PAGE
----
Snuff is the story of Cassie Wright, porn princess, who attempts to end her legendary career by breaking the world record for serial sex with a 600 man gang bang. The story is obviously inspired by Annabel Chong’s famous real life record breaking movie and Palahniuk references Chong’s ‘porn classic’ throughout. Three of the voices used to tell the story are those of ‘dicks’ in the queue, waiting their turn with Cassie, the fourth is that of her PA, who came up with the idea for the whole thing.
The action of the novel takes place largely in the waiting area, a sordid basement filled with the slowly dwindling numbers of volunteers waiting for their number to be called. Here the characters share their stories, how they got here, why they got here, and, in some cases, what they plan to do now they’re here. Each narrator has their own agenda, making each one less than reliable and it is this feature of the text that creates much of the narrative tension. Each character also takes the time to deliver their views on pornography and the sex industry, allowing Palahniuk a great deal of scope when addressing his theme.
Along the way the reader is exposed to a condensed history of porn, Palahniuk feeding snippets of fact (Adolf Hitler devising the blow up doll to keep his troops from having intercourse outside the Aryan boodline, the human foetus masturbates in the womb upto a month before birth being two memorable examples) that feel like they may or may not be true, depending on how much you trust the narrator. Readers of Palahniuk’s other novels will recognise the heavily researched authority in his writing, undermined here through the use of unreliable narrators.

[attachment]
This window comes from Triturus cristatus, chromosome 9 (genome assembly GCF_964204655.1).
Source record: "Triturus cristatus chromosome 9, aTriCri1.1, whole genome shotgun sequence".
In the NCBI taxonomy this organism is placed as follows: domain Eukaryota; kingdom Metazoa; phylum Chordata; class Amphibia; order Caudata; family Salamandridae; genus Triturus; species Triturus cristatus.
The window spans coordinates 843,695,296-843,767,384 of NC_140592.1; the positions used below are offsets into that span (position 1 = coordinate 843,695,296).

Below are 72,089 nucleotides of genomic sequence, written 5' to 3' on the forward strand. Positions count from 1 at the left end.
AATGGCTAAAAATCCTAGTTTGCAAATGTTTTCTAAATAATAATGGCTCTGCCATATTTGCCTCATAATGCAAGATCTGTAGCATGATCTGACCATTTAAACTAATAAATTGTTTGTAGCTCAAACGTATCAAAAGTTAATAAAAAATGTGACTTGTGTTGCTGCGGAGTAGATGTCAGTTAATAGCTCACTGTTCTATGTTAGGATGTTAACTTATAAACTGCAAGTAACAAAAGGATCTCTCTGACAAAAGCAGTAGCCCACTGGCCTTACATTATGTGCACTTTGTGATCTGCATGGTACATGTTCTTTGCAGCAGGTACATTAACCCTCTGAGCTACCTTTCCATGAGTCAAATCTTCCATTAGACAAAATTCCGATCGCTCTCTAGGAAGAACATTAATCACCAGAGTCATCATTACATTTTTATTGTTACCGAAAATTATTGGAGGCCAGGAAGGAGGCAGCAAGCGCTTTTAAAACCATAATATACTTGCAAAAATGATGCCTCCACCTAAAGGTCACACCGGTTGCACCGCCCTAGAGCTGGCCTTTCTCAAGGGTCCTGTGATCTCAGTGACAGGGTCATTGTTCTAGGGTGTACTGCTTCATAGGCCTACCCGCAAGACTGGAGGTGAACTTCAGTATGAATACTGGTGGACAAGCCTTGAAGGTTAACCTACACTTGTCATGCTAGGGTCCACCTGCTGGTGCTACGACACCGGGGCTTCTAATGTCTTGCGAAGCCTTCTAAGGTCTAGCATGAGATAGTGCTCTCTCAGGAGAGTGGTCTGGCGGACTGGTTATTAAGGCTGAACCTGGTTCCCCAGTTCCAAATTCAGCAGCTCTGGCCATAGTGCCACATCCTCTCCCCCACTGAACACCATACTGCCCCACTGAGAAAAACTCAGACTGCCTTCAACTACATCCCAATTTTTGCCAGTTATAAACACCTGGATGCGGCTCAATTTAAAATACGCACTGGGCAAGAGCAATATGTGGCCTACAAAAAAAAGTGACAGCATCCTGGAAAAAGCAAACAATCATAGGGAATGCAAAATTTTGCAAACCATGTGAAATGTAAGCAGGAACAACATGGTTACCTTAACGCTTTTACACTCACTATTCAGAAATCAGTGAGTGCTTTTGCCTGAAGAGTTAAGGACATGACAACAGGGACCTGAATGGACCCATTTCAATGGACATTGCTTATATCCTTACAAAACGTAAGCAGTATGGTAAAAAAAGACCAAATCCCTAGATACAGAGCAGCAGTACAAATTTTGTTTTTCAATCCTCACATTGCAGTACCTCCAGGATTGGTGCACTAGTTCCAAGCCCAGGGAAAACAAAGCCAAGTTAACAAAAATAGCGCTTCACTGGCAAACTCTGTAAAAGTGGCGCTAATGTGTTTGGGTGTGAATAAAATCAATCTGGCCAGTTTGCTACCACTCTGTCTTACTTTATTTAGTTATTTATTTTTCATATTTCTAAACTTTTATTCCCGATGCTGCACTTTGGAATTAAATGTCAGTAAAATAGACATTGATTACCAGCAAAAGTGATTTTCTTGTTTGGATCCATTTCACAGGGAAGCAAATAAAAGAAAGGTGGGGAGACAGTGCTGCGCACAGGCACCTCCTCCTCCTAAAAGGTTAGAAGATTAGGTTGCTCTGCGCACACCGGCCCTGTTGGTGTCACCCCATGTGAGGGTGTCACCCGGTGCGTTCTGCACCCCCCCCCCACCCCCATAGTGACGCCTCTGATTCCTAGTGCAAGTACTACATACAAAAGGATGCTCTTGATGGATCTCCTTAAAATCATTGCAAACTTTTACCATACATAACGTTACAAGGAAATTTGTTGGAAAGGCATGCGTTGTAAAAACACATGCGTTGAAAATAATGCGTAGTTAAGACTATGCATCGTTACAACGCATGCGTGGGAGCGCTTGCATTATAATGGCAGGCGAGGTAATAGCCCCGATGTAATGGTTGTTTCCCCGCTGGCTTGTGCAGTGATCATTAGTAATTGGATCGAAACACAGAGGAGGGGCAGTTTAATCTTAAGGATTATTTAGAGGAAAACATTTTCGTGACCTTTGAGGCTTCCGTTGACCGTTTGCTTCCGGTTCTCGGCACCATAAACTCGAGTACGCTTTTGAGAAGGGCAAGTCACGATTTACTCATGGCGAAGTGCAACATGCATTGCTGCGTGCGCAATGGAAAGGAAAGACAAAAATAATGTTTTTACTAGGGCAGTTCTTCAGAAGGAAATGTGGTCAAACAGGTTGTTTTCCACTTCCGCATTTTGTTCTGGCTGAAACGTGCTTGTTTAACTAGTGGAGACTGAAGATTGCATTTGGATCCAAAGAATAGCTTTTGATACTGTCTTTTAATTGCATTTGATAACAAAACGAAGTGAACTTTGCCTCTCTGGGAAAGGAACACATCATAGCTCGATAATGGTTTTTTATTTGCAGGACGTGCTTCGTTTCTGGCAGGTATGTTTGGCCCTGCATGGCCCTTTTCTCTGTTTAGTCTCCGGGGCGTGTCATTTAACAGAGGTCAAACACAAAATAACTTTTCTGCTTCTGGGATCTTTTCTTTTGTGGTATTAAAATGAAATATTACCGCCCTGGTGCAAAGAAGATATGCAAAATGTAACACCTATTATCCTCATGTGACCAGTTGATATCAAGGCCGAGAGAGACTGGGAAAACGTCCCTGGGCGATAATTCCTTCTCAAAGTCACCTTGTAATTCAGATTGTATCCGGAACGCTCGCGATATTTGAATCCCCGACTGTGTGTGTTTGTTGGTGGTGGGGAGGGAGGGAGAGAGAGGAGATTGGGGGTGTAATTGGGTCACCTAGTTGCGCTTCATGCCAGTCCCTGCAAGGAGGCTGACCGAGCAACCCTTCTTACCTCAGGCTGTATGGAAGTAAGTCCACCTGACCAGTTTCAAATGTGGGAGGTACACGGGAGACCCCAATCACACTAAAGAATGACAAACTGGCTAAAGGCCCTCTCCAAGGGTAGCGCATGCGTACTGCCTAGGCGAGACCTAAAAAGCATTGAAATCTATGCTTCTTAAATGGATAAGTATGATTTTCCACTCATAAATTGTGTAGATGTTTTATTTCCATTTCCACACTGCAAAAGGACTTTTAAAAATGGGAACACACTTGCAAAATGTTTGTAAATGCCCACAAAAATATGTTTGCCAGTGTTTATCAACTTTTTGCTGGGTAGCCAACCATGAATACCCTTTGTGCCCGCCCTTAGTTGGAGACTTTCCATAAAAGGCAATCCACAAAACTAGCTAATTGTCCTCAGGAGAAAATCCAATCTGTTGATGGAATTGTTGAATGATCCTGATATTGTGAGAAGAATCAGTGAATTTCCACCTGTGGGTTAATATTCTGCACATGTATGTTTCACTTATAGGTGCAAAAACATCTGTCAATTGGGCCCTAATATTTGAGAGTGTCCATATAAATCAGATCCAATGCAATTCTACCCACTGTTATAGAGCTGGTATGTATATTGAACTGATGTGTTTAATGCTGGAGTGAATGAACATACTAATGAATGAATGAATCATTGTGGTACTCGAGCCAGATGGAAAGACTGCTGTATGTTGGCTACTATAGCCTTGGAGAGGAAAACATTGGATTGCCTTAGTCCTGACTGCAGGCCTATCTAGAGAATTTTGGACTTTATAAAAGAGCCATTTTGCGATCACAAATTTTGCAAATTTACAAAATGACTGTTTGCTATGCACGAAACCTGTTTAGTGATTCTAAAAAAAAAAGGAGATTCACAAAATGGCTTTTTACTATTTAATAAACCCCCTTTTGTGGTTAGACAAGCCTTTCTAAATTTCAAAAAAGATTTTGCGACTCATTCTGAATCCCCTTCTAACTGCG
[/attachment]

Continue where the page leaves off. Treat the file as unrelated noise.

Snuff is by no means a disappointment, but neither is it the triumph that Fight Club, Lullaby and Choke each managed to be. The multiple narrators have far too similar voices, differentiation created largely through a few vocal ticks rather than a change of style. The plot is perhaps a little flimsy but the pace of the story carries the reader to the epic grossout imagery of the finale despite this. That said, the riffs on porn versions of classic movies are genuinely entertaining and Palahniuk will impress you with how many alternatives he has found for the word ‘wanker.’ This is a gross and grossly funny book.
Fans of Palahniuk will stand by Snuff as a satire of popular and porno culture. The rest may be put off by the subject matter, the seedy characters and the author’s willingness to explore the darkest recesses of his subject. However, looking at Snuff and his next novel Pygmy (in which adolescent terrorists infiltrate America as foreign exchange students), it is clear that Chuck Palahniuk is still THE author prepared to overstep the boundaries of good taste and convention in an effort to get to the heart of his subject, his themes and the world we live in. For that, if nothing else, Snuff is worth your time and attention.